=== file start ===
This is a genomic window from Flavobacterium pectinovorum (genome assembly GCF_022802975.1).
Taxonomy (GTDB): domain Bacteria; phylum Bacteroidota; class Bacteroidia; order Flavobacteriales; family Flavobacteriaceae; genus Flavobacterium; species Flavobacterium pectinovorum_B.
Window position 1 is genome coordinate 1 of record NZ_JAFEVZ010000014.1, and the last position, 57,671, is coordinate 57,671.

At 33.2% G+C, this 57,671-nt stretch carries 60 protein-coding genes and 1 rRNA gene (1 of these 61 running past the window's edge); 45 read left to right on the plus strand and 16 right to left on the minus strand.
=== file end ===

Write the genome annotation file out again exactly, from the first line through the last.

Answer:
This is a genomic window from Flavobacterium pectinovorum (genome assembly GCF_022802975.1).
Taxonomy (GTDB): domain Bacteria; phylum Bacteroidota; class Bacteroidia; order Flavobacteriales; family Flavobacteriaceae; genus Flavobacterium; species Flavobacterium pectinovorum_B.
Window position 1 is genome coordinate 1 of record NZ_JAFEVZ010000014.1, and the last position, 57,671, is coordinate 57,671.

At 33.2% G+C, this 57,671-nt stretch carries 60 protein-coding genes and 1 rRNA gene (1 of these 61 running past the window's edge); 45 read left to right on the plus strand and 16 right to left on the minus strand.